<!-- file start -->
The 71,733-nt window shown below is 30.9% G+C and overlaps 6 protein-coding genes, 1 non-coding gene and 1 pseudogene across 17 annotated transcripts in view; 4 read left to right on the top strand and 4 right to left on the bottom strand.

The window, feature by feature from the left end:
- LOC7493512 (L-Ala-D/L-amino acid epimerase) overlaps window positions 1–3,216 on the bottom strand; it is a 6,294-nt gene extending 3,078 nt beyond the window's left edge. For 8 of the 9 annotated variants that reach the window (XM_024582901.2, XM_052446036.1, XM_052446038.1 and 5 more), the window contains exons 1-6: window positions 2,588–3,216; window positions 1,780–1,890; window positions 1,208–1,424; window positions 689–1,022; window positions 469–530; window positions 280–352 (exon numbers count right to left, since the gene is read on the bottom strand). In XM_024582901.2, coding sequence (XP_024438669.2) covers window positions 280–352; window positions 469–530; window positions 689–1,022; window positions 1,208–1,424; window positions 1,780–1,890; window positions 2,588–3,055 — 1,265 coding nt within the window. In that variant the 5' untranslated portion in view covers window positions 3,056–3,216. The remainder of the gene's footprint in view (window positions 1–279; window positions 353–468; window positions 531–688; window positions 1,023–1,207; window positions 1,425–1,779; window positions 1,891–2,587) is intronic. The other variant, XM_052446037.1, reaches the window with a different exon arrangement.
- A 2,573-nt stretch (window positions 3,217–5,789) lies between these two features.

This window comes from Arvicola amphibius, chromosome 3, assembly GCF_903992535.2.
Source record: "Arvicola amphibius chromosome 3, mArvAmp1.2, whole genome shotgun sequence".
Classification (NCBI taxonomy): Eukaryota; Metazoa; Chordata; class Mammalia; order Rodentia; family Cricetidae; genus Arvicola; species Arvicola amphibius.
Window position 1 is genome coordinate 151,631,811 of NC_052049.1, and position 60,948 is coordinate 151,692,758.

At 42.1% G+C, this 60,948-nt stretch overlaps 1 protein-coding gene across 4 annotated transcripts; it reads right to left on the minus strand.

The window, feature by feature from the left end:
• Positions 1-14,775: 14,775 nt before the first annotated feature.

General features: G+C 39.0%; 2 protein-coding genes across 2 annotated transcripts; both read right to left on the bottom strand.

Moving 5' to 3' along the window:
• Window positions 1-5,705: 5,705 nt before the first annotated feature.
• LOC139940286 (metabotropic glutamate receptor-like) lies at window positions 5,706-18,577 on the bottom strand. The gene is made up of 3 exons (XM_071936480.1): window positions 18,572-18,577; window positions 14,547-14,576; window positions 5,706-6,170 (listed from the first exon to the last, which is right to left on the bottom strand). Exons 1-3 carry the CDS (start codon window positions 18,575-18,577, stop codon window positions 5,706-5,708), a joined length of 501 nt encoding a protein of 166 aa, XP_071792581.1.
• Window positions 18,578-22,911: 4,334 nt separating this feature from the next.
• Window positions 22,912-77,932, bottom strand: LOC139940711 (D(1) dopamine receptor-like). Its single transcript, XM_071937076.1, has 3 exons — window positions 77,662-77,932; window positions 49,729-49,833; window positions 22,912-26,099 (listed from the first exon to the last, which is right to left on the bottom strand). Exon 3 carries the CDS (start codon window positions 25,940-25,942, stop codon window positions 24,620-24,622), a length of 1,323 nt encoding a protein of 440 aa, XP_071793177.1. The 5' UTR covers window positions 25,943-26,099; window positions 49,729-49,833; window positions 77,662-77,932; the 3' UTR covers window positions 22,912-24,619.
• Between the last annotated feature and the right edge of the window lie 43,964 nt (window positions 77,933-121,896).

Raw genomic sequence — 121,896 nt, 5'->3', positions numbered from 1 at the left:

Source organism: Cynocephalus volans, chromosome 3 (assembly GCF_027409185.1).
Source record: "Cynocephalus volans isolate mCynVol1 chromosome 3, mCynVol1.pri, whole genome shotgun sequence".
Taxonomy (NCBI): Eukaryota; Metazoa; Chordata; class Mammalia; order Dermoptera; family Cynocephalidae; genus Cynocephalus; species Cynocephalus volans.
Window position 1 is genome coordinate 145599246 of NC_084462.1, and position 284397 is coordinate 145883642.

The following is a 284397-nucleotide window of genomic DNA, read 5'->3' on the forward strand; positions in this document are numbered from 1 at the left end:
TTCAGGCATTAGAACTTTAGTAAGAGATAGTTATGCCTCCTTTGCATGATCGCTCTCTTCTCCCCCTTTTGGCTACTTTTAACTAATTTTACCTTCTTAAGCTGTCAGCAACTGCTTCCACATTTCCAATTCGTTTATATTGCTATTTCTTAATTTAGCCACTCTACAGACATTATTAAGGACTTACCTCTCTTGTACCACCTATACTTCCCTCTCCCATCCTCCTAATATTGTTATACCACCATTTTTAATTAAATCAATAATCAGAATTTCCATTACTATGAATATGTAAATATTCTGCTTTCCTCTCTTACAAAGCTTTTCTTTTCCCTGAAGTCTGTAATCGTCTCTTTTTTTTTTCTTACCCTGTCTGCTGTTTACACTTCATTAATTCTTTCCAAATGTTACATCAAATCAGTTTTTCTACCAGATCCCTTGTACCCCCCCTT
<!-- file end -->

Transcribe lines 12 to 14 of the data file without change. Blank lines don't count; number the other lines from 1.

General features: G+C 39.0%; 2 protein-coding genes across 2 annotated transcripts; both read right to left on the bottom strand.

Moving 5' to 3' along the window:
• Window positions 1-5,705: 5,705 nt before the first annotated feature.